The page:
- Published on 05 December 2014
- Written by The Independent
PRESIDENT Robert Mugabe is expected to name his new-look Zanu-PF presidium tomorrow which will most likely see the elevation of Justice minister Emmerson Mnangagwa and Zimbabwe's former ambassador to South Africa Phelekezela Mphoko to the vice-presidency.
Zanu-PF officials say national chairman Simon Khaya Moyo, who survived an attempted purge by war veterans and youths from Matabeleland South on Monday, could feature in the new presidium with insiders tipping him to retain his position.
But Mugabe, who has been given powers to appoint members of the presidium, members of the politburo as well as 10 central committee members of his choice, could spring a surprise by appointing speaker of the National Assembly Jacob Mudenda or politburo member Kembo Mohadi to the position.
Khaya Moyo, Mohadi and Mphoko all have an interest in the vice-presidency while Mudenda's name featured in the run-up to the congress as the faction controlled by Vice-President Joice Mujuru, which wanted Didymus Mutasa elevated to the position, collapsed like a pack of cards.
Mnangagwa, who appeared down and out before First Lady Grace Mugabe stormed the Zanu-PF political scene to rescue his faction, is likely to emerge the biggest winner of the congress should he land the vice-presidency as expected. This will place him in good stead to succeed Mugabe.
Before Grace plunged headlong into the Zanu-PF succession fray, the Mujuru faction was trailblazing like a runaway train as her camp controlled most of the party structures, including the politburo, central committee and the provinces.
Grace, however, viciously attacked Mujuru and her allies by making a litany of allegations including incompetency, extortion, corruption and gossip to which the faction found no answers.
Despite not being in Zanu-PF structures for long, seen as a massive disadvantage a few months ago, senior officials believe Mphoko is likely to land the vice-presidency because of the good personal relationship he enjoys with Mugabe.
Mphoko is one of the remaining senior Zapu/Zipra leaders who have remained loyal to Mugabe.
He is one of the founding Zipra commanders who went on to become Zapu's representative in Maputo where he rubbed shoulders with senior Zanu and ANC bigwigs, including Mugabe and South African President Jacob Zuma, during the liberation war.
Mphoko has served as ambassador to Botswana, Russia and South Africa. He is also close to Zuma, who has an uneasy relationship with Mugabe.
Despite being linked to the Mujuru faction, Khaya Moyo and Defence minister Sydney Sekeramayi have survived the purges targeting officials linked to Mujuru.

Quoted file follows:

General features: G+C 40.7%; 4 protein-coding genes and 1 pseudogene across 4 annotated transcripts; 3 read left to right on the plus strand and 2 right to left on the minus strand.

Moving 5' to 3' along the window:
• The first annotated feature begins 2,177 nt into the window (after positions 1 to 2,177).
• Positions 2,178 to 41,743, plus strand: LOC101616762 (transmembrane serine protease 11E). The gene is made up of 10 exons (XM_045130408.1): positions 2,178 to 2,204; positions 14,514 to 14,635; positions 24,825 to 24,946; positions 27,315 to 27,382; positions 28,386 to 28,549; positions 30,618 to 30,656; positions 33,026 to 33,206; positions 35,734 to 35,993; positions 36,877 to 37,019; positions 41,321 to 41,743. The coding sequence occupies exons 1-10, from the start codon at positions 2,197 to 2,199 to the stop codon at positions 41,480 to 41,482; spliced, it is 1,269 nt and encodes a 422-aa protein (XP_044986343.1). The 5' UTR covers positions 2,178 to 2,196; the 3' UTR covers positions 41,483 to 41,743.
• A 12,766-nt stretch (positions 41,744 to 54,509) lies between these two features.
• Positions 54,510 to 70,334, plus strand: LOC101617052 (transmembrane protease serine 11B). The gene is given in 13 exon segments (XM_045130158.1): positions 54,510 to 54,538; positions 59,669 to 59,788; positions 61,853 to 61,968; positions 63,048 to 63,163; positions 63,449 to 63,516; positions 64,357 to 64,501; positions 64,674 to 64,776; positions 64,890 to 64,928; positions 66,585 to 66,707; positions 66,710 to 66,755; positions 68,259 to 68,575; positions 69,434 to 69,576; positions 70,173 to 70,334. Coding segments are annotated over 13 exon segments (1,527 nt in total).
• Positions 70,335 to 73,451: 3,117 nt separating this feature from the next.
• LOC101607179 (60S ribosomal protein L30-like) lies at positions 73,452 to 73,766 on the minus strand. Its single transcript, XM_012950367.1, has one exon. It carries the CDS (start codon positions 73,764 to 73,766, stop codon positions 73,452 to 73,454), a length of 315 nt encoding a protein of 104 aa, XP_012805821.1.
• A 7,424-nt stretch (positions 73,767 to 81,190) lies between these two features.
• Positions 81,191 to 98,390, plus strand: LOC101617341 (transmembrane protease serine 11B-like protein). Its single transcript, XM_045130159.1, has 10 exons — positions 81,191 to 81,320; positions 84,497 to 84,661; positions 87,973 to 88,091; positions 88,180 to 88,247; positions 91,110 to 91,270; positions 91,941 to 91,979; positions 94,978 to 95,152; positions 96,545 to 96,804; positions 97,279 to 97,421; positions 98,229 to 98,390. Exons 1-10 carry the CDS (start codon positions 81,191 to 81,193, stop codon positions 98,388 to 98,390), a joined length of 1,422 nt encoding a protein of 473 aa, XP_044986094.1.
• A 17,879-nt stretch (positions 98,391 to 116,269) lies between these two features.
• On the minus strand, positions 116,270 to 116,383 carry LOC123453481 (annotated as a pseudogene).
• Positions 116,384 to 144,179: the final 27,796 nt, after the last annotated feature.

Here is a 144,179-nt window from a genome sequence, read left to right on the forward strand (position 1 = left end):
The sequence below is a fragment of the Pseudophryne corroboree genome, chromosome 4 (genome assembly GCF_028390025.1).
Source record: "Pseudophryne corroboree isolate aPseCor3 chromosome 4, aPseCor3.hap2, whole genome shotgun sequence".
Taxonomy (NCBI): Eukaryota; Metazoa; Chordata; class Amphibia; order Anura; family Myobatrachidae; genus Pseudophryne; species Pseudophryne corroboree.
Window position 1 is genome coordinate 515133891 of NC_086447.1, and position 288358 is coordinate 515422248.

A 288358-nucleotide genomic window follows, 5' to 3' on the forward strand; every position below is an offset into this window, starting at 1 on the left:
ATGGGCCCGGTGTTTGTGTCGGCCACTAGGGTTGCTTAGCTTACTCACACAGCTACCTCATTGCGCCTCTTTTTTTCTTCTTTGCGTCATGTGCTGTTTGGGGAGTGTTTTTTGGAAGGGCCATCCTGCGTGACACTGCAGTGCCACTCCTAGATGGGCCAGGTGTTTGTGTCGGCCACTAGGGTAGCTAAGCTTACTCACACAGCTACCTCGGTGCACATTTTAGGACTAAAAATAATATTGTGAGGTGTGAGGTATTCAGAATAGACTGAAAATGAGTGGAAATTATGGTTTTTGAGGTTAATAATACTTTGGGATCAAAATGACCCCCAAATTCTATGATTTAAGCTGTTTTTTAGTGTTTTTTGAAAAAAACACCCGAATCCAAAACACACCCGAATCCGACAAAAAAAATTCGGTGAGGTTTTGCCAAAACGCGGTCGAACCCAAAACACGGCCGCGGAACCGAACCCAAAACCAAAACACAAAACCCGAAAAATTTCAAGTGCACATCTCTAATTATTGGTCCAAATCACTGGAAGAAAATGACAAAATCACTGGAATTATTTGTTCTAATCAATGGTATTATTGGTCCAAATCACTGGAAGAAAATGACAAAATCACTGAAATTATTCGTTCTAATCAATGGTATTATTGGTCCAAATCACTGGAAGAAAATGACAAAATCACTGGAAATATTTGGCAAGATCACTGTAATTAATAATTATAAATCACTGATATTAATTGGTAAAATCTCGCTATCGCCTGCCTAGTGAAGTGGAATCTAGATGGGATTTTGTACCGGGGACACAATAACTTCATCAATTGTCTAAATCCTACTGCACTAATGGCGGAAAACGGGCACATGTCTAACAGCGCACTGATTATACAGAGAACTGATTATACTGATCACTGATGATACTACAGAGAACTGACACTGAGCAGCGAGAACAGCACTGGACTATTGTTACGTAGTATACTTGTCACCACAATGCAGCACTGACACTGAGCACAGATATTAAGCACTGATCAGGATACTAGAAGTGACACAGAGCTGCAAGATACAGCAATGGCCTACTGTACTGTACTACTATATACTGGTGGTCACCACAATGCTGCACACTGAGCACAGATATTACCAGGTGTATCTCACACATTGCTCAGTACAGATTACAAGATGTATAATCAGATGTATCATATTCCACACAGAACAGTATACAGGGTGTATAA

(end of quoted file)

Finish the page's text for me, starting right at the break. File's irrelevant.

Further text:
Khaya Moyo was a one-time favourite to land the vice-presidency, but his fortunes changed when the Mujuru faction was crushed.
Mujuru, Mutasa, Energy minister Dzikamai Mavhaire, Foreign Affairs minister Simbarashe Mumbengegwi, Indigenisation minister Francis Nhema, Labour minister Nicholas Goche, Education minister Lazarus Dokora and Minister of State Sylvester Nguni are now ordinary Zanu-PF card-carrying members after failing to make it into the central committee.
The party's former spokesman Rugare Gumbo was expelled from the party on Wednesday, joining former war veterans leader Jabulani Sibanda on the sidelines.
Politburo members Angeline Masuku, Sikhanyiso Ndlovu and Absolom Sikhosana also fell by the wayside alongside political commissar Webster Shamu.
Despite being tainted by Gukurahundi atrocities like Mnangagwa and the Willowgate scandal, former Zimbabwe Human Rights Commission (ZHRC) chairperson Mudenda's star could rise further as he is one of the frontrunners to land the national chairman's position.
Mudenda has a remarkable rise-fall-rise tale. He was appointed speaker after last year's general elections, shortly after Mugabe had plucked him from political obscurity through appointment to chair the commission.
He was one of the provincial chairpersons to be suspended from Zanu-PF for participating in what became known as the Tsholotsho Declaration.
After time in the political wilderness, Mugabe surprisingly appointed Mudenda to the politburo in 2011 before convincing then prime minister Morgan Tsvangirai he was suitable to chair the ZHRC.
Mohadi, Zanu-PF's deputy secretary for security, declared his interest in the vice-presidency ahead of the congress, but realistically he only stands a chance in the race for the national chairship.